Court of Appeals judge to receive Rehnquist Award
Monday, November 10, 2014
Posted by: Beth Warrington
Judge Steve Leben
Judge Steve Leben, of the Kansas Court of Appeals, is heading to Washington, D.C., next week to receive the 2014 William H. Rehnquist Award for Judicial Excellence. He is the first Kansas judge to receive the award since it was established in 1996.
The award is named after William H. Rehnquist, chief justice of the United States from 1986 to 2005. The award will be presented to Leben by Chief Justice John G. Roberts Jr. at a Nov. 20 ceremony at the U.S. Supreme Court in Washington, D.C.
"It’s an honor to have been selected,” Leben said. "I appreciate the recognition for the work that I have been doing, along with several others, to help promote procedural fairness in America’s courts. It’s important that judges make sure that the people coming through our courts are listened to and leave their court experience feeling that they have been treated fairly.”
The award is given annually by the National Center for State Courts to honor a state court judge "who demonstrates the outstanding qualities of judicial excellence, including integrity, fairness, open-mindedness, knowledge of the law, professional ethics, creativity, sound judgment, intellectual courage, and decisiveness.”
In announcing his selection, the National Center for State Courts noted Leben’s groundbreaking work in procedural fairness, including his role as co-author of an American Judges Association white paper, "Procedural Fairness: A Key Ingredient in Public Satisfaction,” and co-founder of www.proceduralfairness.org, a website devoted to procedural fairness in courts.
Over the past several years, Leben has made educational presentations to judges around the United States about how to improve perceptions of fairness by those who come through America’s courts. Last month, he made presentations to state judicial conferences in Maryland and Oregon.
"As a judge, I have a platform to do work that improves justice and the legal profession,” Leben said. "That motivates me to do what I do.”
Leben noted one challenge courts face is maintaining public trust. He said he believes the best way to meet that challenge is to recognize that when people come to court, they want to be listened to, to be understood, and to be respected.
"If judges do that, and explain their decisions in a way that anyone can understand, people leave the courtroom satisfied, even when they lose,” he said.
Leben was nominated for the award by Lawton Nuss, chief justice of the Kansas Supreme Court.
"Judge Leben consistently demonstrates the outstanding qualities of judicial excellence that the Rehnquist award recognizes and he has done that exceptionally well,” Nuss said. "I am honored to work with him and delighted to see him get the recognition he deserves.”
In his nomination, Nuss noted that beyond his national activities related to procedural fairness, Leben played an important role as chair of the Kansas Specialty Courts Commission, which looked at the status of specialty courts in Kansas in 2013 to determine whether statewide procedures and guidelines are needed. After receiving the commission’s initial assessment, the Supreme Court asked Leben to chair a follow-up Specialty Courts Standards Committee, which will develop those procedures and guidelines.
Nuss also noted the "Ethics for Good” program Leben co-founded to provide continuing legal education to lawyers on professional responsibility. The program is produced in Kansas City as a variety show that includes skits and topical commentary, and its popularity grows each year. Since its inception 15 years ago, it has raised more than $500,000 to donate to law-related charities.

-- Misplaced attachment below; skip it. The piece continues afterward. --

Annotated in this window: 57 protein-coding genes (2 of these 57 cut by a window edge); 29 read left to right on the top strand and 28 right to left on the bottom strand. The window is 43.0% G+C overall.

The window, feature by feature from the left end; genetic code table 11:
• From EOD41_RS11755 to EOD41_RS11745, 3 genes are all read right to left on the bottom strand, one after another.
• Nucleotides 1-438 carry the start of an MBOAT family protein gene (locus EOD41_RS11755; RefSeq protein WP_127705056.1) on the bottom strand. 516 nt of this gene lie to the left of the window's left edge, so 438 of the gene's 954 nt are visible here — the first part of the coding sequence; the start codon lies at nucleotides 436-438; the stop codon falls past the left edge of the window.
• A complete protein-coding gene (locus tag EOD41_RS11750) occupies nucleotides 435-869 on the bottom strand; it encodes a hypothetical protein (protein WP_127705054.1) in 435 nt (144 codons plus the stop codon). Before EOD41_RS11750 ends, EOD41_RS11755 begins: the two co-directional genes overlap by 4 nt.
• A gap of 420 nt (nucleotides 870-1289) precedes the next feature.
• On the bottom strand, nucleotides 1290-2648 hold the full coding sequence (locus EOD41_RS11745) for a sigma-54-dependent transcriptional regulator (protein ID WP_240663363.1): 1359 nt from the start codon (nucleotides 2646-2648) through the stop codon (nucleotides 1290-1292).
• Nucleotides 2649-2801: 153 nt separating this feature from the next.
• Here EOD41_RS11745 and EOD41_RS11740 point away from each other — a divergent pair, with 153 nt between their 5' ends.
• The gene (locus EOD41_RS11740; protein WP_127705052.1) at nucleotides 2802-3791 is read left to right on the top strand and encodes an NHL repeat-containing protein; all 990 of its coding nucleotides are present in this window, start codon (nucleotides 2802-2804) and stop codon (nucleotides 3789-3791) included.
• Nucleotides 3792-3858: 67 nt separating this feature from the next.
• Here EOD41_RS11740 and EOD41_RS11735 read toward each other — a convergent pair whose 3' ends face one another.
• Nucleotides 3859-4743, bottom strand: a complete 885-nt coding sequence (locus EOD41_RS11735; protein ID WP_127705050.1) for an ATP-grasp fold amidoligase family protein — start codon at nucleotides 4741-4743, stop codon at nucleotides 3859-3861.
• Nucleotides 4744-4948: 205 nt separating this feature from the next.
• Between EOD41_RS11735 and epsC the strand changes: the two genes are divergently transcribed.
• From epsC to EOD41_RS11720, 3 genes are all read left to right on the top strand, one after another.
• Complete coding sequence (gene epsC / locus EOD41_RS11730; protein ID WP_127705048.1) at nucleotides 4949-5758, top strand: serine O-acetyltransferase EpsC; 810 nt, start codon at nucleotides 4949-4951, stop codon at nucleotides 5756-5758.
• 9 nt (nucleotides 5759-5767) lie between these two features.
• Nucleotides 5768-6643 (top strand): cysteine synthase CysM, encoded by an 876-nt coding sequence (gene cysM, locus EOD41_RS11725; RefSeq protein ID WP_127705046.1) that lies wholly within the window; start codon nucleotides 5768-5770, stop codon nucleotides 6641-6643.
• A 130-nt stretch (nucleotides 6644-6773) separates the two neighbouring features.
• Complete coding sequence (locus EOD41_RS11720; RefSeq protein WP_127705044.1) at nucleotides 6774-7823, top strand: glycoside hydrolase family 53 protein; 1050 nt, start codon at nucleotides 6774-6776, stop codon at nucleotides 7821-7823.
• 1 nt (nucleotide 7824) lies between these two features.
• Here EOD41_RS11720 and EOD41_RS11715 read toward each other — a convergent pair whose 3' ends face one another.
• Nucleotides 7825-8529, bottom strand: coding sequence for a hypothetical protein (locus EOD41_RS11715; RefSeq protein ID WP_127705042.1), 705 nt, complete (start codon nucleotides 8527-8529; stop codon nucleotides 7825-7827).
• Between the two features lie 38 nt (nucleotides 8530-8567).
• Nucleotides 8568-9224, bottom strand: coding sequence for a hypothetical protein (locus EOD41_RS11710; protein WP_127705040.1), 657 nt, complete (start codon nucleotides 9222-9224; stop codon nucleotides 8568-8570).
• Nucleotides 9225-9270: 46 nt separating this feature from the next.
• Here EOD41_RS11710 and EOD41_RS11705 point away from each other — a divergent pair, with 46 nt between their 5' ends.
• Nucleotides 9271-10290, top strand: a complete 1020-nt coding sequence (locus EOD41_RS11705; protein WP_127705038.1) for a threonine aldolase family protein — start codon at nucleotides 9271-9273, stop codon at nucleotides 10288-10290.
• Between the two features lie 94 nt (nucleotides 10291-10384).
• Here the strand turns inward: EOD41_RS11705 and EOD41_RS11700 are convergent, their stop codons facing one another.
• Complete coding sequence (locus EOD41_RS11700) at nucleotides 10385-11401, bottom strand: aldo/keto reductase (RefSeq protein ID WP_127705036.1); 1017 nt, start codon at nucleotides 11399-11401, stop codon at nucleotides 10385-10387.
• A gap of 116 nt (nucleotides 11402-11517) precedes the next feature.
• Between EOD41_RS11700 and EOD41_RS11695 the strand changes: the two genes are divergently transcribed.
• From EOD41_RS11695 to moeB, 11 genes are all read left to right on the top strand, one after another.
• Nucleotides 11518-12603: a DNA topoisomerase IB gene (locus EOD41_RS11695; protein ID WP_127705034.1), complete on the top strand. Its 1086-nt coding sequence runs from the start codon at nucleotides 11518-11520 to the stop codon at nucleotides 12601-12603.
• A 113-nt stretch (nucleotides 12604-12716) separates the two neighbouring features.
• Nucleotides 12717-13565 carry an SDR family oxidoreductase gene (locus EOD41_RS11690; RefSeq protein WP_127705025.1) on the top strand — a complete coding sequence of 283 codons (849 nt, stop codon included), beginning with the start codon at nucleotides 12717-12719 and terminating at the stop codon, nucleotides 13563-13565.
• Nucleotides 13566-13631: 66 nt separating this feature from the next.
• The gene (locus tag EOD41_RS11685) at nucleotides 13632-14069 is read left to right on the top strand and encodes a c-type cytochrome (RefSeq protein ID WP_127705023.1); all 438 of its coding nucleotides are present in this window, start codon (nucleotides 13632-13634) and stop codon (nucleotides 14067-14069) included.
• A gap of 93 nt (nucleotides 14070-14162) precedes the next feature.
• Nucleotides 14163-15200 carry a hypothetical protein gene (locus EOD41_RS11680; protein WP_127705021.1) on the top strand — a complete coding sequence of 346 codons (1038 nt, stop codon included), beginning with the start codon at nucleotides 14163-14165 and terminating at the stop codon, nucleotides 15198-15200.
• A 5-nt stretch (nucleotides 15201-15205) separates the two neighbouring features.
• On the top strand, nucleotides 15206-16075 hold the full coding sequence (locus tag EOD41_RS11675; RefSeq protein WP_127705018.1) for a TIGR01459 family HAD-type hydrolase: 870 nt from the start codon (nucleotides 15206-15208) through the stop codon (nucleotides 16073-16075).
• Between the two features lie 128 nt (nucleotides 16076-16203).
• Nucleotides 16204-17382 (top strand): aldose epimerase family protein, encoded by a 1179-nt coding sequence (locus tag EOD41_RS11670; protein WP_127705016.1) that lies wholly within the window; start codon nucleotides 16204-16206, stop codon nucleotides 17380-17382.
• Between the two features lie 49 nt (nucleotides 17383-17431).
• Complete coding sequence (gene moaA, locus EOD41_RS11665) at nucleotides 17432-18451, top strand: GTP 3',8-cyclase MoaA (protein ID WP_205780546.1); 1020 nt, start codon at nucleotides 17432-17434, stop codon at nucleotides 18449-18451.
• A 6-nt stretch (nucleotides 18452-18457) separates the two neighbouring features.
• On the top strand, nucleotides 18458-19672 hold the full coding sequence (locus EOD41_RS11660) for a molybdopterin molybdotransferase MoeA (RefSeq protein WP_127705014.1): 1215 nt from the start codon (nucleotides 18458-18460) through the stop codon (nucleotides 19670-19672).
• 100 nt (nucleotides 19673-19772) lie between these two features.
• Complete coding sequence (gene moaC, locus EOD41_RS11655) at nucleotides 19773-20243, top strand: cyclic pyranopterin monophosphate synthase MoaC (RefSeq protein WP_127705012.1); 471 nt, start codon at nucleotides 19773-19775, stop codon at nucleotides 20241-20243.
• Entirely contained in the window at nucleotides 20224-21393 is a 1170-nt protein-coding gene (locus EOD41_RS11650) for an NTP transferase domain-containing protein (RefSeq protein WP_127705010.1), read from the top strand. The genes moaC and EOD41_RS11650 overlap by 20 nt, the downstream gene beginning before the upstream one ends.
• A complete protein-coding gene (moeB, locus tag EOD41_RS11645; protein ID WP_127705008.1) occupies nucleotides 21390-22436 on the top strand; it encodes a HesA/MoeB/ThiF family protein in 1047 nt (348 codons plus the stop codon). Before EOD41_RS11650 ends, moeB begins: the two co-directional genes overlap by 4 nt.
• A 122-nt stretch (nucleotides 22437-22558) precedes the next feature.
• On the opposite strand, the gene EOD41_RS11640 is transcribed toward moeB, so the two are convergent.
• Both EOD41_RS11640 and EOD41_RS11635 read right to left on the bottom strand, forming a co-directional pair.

In a letter of reference, Jordan Yochim, executive director of the Kansas Bar Association, mentioned the profound impact Leben has had on the Kansas legal community. He highlighted Leben’s work as co-chair of the committee that conducts a comprehensive survey of changes in Kansas law. The results are published in the Annual Survey of Kansas Law, which includes case law and statute and regulation updates for 30 different areas of law. It is the basis for continuing legal education offered to attorneys throughout the state.
"The credit for the continued success and impact of the annual survey rightly belongs to Judge Leben,” Yochim wrote.
Leben said he became a lawyer and then a judge because he wanted to be in public service. He was appointed to the Court of Appeals in 2007, after serving nearly 14 years as district judge in Johnson County. At the time of his appointment, he was serving as president of the American Judges Association.
Throughout his career, Leben has been dedicated to both expanding and generating scholarship on the development of law, procedure, and legal ethics. In addition to 16 published legal articles, Leben has served as editor of Court Review, a national journal for judges, since 1998. The National Center for State Courts previously recognized him for his national contributions to the administration of justice by giving him its Distinguished Service Award in 2003. The Kansas Bar Association gave him its outstanding Service Award in 2000 and named him the Outstanding Young Lawyer in Kansas in 1993.
Leben also serves as an adjunct professor and regularly teaches a course on statutory interpretation to law students at the University of Kansas law school. He is a past president of the Kansas City Chapter of the University of Kansas Alumni Association and past president of the Board of Governors of the KU law school.
Leben served for seven years on the KBA Board of Governors and for 13 years on the Journal Board of Editors, including three years as vice chair.